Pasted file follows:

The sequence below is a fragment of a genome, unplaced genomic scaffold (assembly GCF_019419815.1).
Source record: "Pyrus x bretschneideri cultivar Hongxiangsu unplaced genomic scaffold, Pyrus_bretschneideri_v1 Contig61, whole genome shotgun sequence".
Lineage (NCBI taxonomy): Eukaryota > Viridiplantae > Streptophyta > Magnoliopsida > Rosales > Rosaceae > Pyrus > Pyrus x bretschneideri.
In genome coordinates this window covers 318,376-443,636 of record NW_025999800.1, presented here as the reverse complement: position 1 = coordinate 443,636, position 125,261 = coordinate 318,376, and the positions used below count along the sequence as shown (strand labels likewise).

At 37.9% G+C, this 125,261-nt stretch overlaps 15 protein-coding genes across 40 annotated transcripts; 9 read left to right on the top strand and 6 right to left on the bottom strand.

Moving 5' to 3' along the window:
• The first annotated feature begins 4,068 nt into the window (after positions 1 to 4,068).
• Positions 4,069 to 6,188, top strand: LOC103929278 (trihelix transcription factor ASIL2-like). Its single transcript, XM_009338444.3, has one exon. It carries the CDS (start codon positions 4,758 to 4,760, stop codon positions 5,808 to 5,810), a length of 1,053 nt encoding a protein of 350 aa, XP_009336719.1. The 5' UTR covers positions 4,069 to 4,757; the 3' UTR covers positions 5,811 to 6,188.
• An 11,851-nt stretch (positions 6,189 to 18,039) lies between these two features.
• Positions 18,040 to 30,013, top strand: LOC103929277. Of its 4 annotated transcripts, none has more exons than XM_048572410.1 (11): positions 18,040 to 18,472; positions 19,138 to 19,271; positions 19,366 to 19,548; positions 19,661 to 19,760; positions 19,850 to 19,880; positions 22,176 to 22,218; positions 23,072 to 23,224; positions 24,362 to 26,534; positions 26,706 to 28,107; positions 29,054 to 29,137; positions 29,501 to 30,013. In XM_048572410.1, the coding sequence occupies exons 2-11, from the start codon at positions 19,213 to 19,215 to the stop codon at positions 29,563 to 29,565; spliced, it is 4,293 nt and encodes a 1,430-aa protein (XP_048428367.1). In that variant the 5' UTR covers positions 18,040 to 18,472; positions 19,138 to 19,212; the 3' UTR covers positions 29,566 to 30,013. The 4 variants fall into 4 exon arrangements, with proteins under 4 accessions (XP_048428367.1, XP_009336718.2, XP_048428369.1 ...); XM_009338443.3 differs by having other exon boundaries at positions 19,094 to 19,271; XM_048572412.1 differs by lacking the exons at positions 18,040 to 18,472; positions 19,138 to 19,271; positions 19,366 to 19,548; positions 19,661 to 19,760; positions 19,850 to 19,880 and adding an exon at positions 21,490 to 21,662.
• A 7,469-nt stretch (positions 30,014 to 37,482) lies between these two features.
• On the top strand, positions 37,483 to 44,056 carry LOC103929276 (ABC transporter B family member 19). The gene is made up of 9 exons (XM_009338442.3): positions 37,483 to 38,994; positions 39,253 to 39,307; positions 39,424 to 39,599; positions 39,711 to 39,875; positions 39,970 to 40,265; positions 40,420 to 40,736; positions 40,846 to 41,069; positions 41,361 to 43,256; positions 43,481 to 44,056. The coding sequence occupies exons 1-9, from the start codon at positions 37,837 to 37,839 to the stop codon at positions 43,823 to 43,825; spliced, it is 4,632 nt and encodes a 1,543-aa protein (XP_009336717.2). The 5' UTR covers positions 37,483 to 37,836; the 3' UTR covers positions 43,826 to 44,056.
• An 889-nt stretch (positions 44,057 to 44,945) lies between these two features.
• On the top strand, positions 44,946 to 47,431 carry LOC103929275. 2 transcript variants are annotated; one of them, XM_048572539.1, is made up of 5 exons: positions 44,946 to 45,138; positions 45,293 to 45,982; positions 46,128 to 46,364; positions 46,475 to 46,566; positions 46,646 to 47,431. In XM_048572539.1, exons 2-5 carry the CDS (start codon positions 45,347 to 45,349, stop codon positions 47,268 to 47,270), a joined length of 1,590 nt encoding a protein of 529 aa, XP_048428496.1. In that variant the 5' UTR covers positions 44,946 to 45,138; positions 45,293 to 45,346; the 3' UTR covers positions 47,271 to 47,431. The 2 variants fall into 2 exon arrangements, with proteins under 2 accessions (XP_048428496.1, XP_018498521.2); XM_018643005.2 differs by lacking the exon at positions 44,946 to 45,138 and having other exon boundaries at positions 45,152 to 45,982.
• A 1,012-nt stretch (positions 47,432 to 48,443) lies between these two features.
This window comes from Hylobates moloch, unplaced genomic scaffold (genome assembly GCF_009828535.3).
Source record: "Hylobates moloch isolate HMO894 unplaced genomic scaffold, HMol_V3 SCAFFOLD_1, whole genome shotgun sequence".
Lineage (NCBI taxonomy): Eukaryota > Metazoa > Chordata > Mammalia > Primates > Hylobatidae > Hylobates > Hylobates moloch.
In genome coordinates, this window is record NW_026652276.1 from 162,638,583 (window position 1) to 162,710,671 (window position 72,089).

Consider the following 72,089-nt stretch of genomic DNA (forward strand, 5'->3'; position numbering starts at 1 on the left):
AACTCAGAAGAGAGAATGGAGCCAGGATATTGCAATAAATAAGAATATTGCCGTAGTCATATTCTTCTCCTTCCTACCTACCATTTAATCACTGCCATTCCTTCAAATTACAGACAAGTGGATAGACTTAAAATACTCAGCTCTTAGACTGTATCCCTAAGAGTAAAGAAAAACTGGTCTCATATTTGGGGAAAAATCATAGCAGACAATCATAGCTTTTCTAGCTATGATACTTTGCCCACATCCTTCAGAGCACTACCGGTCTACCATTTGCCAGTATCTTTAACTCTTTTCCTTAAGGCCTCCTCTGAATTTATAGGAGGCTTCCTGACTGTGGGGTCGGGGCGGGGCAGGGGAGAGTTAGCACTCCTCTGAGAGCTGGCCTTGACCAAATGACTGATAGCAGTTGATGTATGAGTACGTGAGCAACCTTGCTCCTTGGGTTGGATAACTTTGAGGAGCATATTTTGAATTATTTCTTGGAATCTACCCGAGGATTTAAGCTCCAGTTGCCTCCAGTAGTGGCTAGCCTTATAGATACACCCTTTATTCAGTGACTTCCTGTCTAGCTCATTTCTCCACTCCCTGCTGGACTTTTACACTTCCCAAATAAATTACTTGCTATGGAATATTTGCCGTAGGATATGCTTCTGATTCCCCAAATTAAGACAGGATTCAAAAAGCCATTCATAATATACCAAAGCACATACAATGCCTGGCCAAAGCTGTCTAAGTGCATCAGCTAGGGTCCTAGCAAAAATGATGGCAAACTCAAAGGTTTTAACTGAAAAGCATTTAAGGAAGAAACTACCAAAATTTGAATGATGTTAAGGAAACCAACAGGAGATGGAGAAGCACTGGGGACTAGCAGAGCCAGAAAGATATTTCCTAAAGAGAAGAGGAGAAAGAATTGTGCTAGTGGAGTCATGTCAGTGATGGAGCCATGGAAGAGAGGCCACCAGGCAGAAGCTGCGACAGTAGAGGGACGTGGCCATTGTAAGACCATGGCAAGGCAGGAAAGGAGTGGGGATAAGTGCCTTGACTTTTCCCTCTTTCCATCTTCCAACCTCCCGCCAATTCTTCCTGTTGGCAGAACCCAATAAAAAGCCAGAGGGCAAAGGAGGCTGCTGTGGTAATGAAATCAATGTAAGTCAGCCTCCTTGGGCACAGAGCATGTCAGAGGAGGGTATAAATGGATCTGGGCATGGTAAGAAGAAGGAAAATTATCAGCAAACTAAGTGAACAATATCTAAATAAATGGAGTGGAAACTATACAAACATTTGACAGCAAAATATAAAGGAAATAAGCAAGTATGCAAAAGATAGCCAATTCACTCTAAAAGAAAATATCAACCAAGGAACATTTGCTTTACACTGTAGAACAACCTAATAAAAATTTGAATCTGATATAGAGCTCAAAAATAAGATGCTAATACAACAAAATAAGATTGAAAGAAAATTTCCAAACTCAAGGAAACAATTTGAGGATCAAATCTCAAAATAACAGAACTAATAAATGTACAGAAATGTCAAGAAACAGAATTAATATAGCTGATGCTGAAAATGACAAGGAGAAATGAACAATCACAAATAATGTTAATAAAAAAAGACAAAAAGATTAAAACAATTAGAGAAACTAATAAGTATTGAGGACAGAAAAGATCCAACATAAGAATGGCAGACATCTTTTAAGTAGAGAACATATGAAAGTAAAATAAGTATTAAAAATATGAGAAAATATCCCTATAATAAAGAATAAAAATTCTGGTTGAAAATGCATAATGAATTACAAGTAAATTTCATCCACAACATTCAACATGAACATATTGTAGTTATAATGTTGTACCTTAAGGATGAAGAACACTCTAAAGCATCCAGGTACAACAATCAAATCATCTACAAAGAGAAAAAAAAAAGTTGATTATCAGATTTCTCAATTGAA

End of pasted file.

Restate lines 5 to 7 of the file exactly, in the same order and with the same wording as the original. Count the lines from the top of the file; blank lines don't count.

At 37.9% G+C, this 125,261-nt stretch overlaps 15 protein-coding genes across 40 annotated transcripts; 9 read left to right on the top strand and 6 right to left on the bottom strand.

Moving 5' to 3' along the window:
• The first annotated feature begins 4,068 nt into the window (after positions 1 to 4,068).